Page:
• Fat tissue is about 10% water by weight. 
  • We refer to that as being “anhydrous,” without water. 
  • Muscle is probably 75% water. 
  • Take two individuals—One of them is 12% body fat. The other is 35% body fat. 
    • There’s absolutely going to be a difference in how much water that person is carrying. The more muscular person has a higher amount of their body weight made up in water.

{end of show notes preview}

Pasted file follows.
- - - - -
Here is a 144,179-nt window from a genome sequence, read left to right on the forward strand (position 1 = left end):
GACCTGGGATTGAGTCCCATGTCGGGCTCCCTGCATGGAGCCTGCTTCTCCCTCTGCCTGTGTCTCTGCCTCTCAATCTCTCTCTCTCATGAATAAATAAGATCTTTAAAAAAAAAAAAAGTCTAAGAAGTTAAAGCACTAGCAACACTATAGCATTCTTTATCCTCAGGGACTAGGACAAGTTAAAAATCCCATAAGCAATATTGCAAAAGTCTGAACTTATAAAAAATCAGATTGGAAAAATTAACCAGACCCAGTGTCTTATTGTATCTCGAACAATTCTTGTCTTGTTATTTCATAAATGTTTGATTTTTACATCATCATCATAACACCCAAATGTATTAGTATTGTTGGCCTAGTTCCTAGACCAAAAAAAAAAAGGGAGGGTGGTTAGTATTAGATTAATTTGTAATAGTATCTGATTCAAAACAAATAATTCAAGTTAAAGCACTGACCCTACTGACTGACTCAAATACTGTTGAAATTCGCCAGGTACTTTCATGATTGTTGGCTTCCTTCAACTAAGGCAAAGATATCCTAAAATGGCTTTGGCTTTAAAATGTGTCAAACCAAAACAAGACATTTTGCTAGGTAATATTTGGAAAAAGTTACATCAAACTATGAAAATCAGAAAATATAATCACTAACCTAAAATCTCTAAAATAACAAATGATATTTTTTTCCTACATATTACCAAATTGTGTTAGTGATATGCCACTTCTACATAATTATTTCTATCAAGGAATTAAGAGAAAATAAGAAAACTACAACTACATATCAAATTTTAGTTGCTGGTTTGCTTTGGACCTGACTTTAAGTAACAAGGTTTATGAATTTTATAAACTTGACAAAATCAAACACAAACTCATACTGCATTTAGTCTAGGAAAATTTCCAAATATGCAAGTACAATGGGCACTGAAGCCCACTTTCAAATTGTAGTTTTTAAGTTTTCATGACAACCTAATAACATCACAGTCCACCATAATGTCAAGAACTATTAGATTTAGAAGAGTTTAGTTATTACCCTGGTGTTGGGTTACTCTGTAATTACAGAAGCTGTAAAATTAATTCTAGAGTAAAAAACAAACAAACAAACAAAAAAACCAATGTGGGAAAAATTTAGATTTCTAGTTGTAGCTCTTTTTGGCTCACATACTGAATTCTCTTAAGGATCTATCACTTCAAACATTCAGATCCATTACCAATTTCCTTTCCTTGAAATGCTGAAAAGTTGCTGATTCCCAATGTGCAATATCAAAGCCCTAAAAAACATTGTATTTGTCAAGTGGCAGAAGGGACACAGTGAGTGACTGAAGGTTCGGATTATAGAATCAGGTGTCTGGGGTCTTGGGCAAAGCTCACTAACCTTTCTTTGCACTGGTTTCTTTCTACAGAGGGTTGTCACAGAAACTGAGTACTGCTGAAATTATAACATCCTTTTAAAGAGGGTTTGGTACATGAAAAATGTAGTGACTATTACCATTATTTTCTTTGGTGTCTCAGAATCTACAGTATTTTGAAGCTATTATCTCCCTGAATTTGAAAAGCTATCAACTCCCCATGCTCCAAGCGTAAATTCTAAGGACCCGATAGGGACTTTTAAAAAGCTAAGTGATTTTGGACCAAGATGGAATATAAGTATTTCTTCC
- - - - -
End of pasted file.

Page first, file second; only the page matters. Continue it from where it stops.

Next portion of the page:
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  1. Great episode, once again – thank you! Most of the hydration talk seems to be about weight lifting, running or cycling. I happen to race karts (with Stu Hayner) – mostly at Cal Speed in Fontana, but also Willow Springs and Buttonwillow. From May through September the temperatures (100s) and humidity (very low) are very dehydrating. My biggest issue seems to be “dry mouth.” This is very uncomfortable – and it takes away from my focus. Is dry mouth a condition of dehydration? Is there anything I can do about it if it’s not a hydration issue? I mostly eat low carb / keto – do I need to use Liquid IV on these hot days – that is, do I need glucose if I’m eating low carb on hot track days. A track day might be 5 or 6 sessions of 10 minutes. Race day would be 4 or 5 sessions from 10 to 20 minutes. Should I be drinking electrolytes daily to build up – or just have electrolyte / water solution on track days. I do some strength training daily (100-200 pushups and 100 squats) and walk 4-5 miles. One final thing, I’ve used Pedialite and had some success while racing. But that seems to be a lot of sugar for a keto guy. Thanks